Wilhelm Killing
Wilhelm Karl Joseph Killing



Born  10 May 1847 
Died  11 February 1923 (19230212) (aged 75) 
Residence  Germany 
Citizenship  German 
Known for  Lie algebras, Lie groups, and nonEuclidean geometry 
Awards  Lobachevsky Prize (1900) 
Scientific career  
Fields  Mathematics 
Doctoral advisor  Karl Weierstrass Ernst Kummer 
Wilhelm Karl Joseph Killing (10 May 1847 – 11 February 1923) was a German mathematician who made important contributions to the theories of Lie algebras, Lie groups, and nonEuclidean geometry.
Life
Killing studied at the University of Münster and later wrote his dissertation under Karl Weierstrass and Ernst Kummer at Berlin in 1872. He taught in gymnasia (secondary schools) from 1868 to 1872. He became a professor at the seminary college Collegium Hosianum in Braunsberg (now Braniewo). He took holy orders in order to take his teaching position. He became rector of the college and chair of the town council. As a professor and administrator Killing was widely liked and respected. Finally, in 1892 he became professor at the University of Münster. Killing and his spouse had entered the Third Order of Franciscans in 1886.
Work
In 1878 Killing wrote on space forms in terms of nonEuclidean geometry in Crelle's Journal, which he further developed in 1880 as well as in 1885.^{[1]} Recounting lectures of Weierstrass, he there introduced the hyperboloid model of hyperbolic geometry described by Weierstrass coordinates.^{[2]} He is also credited with formulating transformations mathematically equivalent to Lorentz transformations in n dimensions in 1885,^{[3]} see History of Lorentz transformations#Killing.
Killing invented Lie algebras independently of Sophus Lie around 1880. Killing's university library did not contain the Scandinavian journal in which Lie's article appeared. (Lie later was scornful of Killing, perhaps out of competitive spirit and claimed that all that was valid had already been proven by Lie and all that was invalid was added by Killing.) In fact Killing's work was less rigorous logically than Lie's, but Killing had much grander goals in terms of classification of groups, and made a number of unproven conjectures that turned out to be true. Because Killing's goals were so high, he was excessively modest about his own achievement.^{[citation needed]}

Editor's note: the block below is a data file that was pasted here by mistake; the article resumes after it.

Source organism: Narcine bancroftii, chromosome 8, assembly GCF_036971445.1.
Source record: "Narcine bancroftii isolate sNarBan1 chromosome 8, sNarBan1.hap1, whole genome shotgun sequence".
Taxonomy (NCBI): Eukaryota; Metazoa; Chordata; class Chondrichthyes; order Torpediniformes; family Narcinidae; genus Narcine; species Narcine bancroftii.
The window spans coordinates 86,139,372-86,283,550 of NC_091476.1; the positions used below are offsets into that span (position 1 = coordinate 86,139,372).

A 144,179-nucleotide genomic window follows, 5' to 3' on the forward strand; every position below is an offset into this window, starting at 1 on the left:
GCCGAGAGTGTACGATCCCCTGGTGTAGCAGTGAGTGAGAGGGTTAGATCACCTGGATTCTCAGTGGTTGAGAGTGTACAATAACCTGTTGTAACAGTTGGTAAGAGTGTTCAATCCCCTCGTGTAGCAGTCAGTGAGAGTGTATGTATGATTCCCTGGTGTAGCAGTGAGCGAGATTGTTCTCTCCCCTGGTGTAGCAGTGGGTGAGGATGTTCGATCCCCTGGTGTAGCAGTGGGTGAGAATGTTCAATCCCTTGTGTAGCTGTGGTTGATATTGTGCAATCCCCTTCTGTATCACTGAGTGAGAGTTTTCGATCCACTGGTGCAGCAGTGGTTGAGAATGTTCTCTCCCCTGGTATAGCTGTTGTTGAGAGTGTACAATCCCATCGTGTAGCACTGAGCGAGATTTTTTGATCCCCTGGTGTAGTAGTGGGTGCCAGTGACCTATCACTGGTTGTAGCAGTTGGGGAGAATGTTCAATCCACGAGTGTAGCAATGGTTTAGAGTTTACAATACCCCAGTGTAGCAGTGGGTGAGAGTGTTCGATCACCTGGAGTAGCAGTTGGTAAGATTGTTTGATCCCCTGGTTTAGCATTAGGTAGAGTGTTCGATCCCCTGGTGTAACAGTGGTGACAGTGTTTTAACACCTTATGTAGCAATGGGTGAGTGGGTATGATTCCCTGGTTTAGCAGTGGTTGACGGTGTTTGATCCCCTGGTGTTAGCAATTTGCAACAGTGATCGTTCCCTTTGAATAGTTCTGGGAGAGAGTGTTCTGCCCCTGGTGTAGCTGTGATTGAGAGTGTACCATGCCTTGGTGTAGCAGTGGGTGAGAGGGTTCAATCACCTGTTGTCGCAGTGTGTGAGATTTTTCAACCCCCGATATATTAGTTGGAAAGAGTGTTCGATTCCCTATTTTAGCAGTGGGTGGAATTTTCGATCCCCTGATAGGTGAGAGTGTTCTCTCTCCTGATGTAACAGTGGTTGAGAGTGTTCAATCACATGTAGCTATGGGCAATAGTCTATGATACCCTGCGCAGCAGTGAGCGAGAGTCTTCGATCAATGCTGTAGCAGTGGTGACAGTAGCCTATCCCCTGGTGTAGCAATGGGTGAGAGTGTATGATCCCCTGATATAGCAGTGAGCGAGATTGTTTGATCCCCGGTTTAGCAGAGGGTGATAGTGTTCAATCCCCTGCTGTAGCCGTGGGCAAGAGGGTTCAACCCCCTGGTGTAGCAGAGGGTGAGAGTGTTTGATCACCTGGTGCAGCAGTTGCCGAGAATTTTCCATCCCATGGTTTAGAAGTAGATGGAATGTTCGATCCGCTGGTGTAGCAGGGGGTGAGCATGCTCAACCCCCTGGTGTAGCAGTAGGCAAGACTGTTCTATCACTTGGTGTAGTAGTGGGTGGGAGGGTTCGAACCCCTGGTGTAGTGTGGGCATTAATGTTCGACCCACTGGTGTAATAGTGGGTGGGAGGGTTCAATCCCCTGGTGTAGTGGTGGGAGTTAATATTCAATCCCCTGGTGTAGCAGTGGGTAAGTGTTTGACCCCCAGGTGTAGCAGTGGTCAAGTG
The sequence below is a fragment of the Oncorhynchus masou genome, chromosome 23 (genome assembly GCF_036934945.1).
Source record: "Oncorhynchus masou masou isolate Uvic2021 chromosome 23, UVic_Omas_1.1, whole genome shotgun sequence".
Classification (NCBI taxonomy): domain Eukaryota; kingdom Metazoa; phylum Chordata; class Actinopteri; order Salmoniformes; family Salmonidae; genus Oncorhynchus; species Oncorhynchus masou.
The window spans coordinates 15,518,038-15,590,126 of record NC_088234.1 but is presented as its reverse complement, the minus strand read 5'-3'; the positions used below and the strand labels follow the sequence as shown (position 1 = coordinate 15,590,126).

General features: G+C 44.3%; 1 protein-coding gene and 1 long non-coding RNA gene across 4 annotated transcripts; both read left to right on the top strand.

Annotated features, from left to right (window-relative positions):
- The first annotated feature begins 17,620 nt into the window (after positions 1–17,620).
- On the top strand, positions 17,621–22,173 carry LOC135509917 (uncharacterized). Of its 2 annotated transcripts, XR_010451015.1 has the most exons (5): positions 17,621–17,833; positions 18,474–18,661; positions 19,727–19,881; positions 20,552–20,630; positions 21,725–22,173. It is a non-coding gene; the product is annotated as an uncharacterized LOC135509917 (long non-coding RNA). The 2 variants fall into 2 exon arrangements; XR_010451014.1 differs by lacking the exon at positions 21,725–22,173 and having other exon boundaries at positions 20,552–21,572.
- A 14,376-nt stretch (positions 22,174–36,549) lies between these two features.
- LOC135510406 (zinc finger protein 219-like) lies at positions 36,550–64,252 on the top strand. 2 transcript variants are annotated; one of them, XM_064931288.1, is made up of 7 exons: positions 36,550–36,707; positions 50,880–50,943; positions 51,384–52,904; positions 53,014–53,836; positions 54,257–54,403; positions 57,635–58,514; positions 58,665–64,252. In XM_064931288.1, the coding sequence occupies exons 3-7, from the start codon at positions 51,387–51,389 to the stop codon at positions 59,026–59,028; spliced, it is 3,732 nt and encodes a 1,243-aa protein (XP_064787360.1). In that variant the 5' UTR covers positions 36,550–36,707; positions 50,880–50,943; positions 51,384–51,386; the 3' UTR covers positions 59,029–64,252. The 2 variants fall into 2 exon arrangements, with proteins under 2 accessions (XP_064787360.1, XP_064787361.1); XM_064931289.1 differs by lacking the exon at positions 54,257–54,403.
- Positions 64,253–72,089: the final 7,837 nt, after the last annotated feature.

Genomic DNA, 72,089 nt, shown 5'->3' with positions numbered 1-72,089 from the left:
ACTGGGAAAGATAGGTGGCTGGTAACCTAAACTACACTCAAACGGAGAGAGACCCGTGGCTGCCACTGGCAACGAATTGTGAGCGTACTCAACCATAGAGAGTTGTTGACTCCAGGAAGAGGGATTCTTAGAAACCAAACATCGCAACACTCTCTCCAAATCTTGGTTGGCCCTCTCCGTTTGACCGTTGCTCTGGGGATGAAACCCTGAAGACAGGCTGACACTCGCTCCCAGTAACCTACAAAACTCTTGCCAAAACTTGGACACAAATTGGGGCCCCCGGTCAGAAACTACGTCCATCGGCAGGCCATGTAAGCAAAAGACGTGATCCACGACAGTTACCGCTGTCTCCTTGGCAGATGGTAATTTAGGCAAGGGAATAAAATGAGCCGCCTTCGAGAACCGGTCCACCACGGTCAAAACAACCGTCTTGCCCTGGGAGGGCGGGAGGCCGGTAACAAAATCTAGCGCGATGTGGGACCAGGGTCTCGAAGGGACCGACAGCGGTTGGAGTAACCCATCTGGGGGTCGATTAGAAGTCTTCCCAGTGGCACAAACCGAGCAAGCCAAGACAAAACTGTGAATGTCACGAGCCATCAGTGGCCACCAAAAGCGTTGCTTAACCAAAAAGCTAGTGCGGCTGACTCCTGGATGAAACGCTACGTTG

From 1888 to 1890, Killing essentially classified the complex finitedimensional simple Lie algebras, as a requisite step of classifying Lie groups, inventing the notions of a Cartan subalgebra and the Cartan matrix. He thus arrived at the conclusion that, basically, the only simple Lie algebras were those associated to the linear, orthogonal, and symplectic groups, apart from a small number of isolated exceptions. Élie Cartan's 1894 dissertation was essentially a rigorous rewriting of Killing's paper. Killing also introduced the notion of a root system. He discovered the exceptional Lie algebra g_{2} in 1887; his root system classification showed up all the exceptional cases, but concrete constructions came later.
As A. J. Coleman says, "He exhibited the characteristic equation of the Weyl group when Weyl was 3 years old and listed the orders of the Coxeter transformation 19 years before Coxeter was born."^{[4]}
See also
 Killing equation
 Killing form
 Killing–Hopf theorem
 Killing horizon
 Killing spinor
 Killing tensor
 Killing vector field
References
 Work on nonEuclidean geometry
 Killing, W. (1878) [1877]. "Ueber zwei Raumformen mit constanter positiver Krümmung". Journal für die reine und angewandte Mathematik. 86: 72–83.
 Killing, W. (1880) [1879]. "Die Rechnung in den NichtEuklidischen Raumformen". Journal für die reine und angewandte Mathematik. 89: 265–287.
 Killing, W. (1885) [1884]. "Die Mechanik in den NichtEuklidischen Raumformen". Journal für die reine und angewandte Mathematik. 98: 1–48.
 Killing, W. (1885). Die nichteuklidischen Raumformen. Leipzig: Teubner.
 Killing, W. (1891). "Ueber die CliffordKlein'schen Raumformen". Mathematische Annalen. 39: 257–278.
 Killing, W. (1892). "Ueber die Grundlagen der Geometrie". Journal für die reine und angewandte Mathematik. 109: 121–186.
 Killing, W. (1893). "Zur projectiven Geometrie". Mathematische Annalen. 43: 569–590.
 Killing, W. (1893). Einführung in die Grundlagen der Geometrie I. Paderborn: Schöningh.
 Killing, W. (1898) [1897]. Einführung in die Grundlagen der Geometrie II. Paderborn: Schöningh.
 Work on transformation groups
 Killing, W. (1888). "Die Zusammensetzung der stetigen endlichen Transformationsgruppen". Mathematische Annalen. 31: 252–290.
 Killing, W. (1889). "Die Zusammensetzung der stetigen endlichen Transformationsgruppen. Zweiter Theil". Mathematische Annalen. 33: 1–48.
 Killing, W. (1889). "Die Zusammensetzung der stetigen endlichen Transformationsgruppen. Dritter Theil". Mathematische Annalen. 34: 57–122.
 Killing, W. (1890). "Erweiterung des Begriffes der Invarianten von Transformationsgruppen". Mathematische Annalen. 35: 423–432.
 Killing, W. (1890). "Die Zusammensetzung der stetigen endlichen Transformationsgruppen. Vierter Theil". Mathematische Annalen. 36: 161–189.
 Killing, W. (1890). "Bestimmung der grössten Untergruppen von endlichen Transformationsgruppen". Mathematische Annalen. 36: 239–254.
External links
 O'Connor, John J.; Robertson, Edmund F., "Wilhelm Killing", MacTutor History of Mathematics archive, University of St Andrews .
Media related to Wilhelm Killing (mathematician) at Wikimedia Commons
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